Photo by Melody

PlantFiles: Naked-flowering Crocus
Crocus nudiflorus

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Family: Iridaceae (eye-rid-AY-see-ee) (Info)
Genus: Crocus (KROH-kus) (Info)
Species: nudiflorus (noo-dee-FLOR-us) (Info)

2 members have or want this plant for trade.

Category:
Bulbs

Height:
under 6 in. (15 cm)

Spacing:
3-6 in. (7-15 cm)
6-9 in. (15-22 cm)

Hardiness:
USDA Zone 6a: to -23.3 C (-10 F)
USDA Zone 6b: to -20.5 C (-5 F)
USDA Zone 7a: to -17.7 C (0 F)
USDA Zone 7b: to -14.9 C (5 F)

Sun Exposure:
Full Sun
Sun to Partial Shade
Light Shade

Danger:
N/A

Bloom Color:
Purple

Bloom Time:
Late Summer/Early Fall
Mid Fall

Foliage:
Variegated

Other details:
This plant is attractive to bees, butterflies and/or birds
Drought-tolerant; suitable for xeriscaping
Average Water Needs; Water regularly; do not overwater
This plant is resistant to deer

Soil pH requirements:
6.1 to 6.5 (mildly acidic)
6.6 to 7.5 (neutral)

Patent Information:
Unknown - Tell us

Propagation Methods:
By dividing rhizomes, tubers, corms or bulbs (including offsets)

Seed Collecting:
N/A: plant does not set seed, flowers are sterile, or plants will not come true from seed

Click thumbnail
to view:

By Howard_C
Thumbnail #1 of Crocus nudiflorus by Howard_C

By Howard_C
Thumbnail #2 of Crocus nudiflorus by Howard_C

By philomel
Thumbnail #3 of Crocus nudiflorus by philomel

By philomel
Thumbnail #4 of Crocus nudiflorus by philomel

By Galanthophile
Thumbnail #5 of Crocus nudiflorus by Galanthophile

By Todd_Boland
Thumbnail #6 of Crocus nudiflorus by Todd_Boland

Profile:

1 positive
1 neutral
No negatives

Gardeners' Notes:

RatingAuthorContent
Neutral philomel On Nov 7, 2004, philomel from Castelnau RB Pyrenes
France (Zone 8a) wrote:

Thanks for the fascinating notes Howard_C. Your flowers look a deeper colour than any of the ones I've seen over here in the wild. They have been flowering here since September, and I've seen them from high in the Pyrenees to some relatively low ground near where I live.

Positive Howard_C On May 16, 2004, Howard_C from St John's, NL wrote:

This plant is very tough, it is the only autumn flowering crocus that we have been able to naturalise in our lawn in St John's, Newfoundland, and I have seen it growing right in the middle of the race track at Warwick (UK) racecourse. Unusually for a crocus, it increases by stolons and can come up several inches away from the original site. Yet it is rarely offered in the trade and is expensive when it is. I imported two corms from Broadleigh Gardens in 1978 at 75p each, and now have literally hundreds of plants.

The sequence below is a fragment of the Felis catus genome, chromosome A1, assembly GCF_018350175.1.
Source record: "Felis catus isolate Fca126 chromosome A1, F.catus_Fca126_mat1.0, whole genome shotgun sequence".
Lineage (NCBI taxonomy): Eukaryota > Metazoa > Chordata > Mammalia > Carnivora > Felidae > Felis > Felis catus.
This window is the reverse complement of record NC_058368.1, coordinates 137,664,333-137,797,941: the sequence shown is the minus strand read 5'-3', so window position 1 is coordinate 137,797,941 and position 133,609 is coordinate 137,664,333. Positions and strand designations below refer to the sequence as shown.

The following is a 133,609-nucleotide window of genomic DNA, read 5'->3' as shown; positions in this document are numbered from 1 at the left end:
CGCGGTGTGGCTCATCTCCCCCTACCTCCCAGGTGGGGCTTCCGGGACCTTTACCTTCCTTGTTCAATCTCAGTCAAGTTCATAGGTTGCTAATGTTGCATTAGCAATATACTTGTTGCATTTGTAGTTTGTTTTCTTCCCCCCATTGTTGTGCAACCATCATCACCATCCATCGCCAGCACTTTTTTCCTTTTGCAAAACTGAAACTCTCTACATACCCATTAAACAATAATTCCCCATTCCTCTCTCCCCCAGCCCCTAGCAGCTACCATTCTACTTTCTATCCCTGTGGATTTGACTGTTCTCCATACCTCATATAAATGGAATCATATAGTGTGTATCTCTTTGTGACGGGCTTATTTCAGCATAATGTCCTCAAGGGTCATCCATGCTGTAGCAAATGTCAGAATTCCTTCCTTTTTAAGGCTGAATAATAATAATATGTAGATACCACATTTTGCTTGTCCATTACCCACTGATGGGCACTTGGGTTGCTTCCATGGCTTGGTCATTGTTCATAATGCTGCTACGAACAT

It is the earliest of the true autmn croci here, appearing in late September and continuing through October. The flowers are quite large and a rich purple with contrasting yellow anthers and stigmas. The typical silver-centred, grassy leaves come up in spring and must be allowed to die down naturally to keep the flowers coming. The corms may be lifted for replanting in August. N.B. the corms produced at the ends of the stolons are long and narrow, more like worms or pupae than normal crocus corms, but they will adopt the 'right' shape before flowering! Flowering corms are rather small.

The history of this species is quite interesting since, although it is native to the mountain meadows of the French-Spanish border area it was first described from England, where there are long established feral populations in mediaeval Lamas fields whose regime of grazing only during summer and winter suited a plant that is above ground in autumn and spring. (E.g. those at Warwick racecourse.) There is strong evidence that this species was used as a source of saffron by the herbalists of the Knights of St John of Jerusalem, since many of the English populations are at locations formerly occupied by them. It has also been shown that their stigmas contain the same chemicals as those of the true saffron crocus, C. sativus, even if they are a lot smaller. We have collected our own saffron for the last few years, picking the stigmas out with tweezers and drying them on top of the fridge - but I'm glad my living doesn't depend on it!

Regional...

This plant has been said to grow in the following regions:

Garberville, California
, Newfoundland and Labrador



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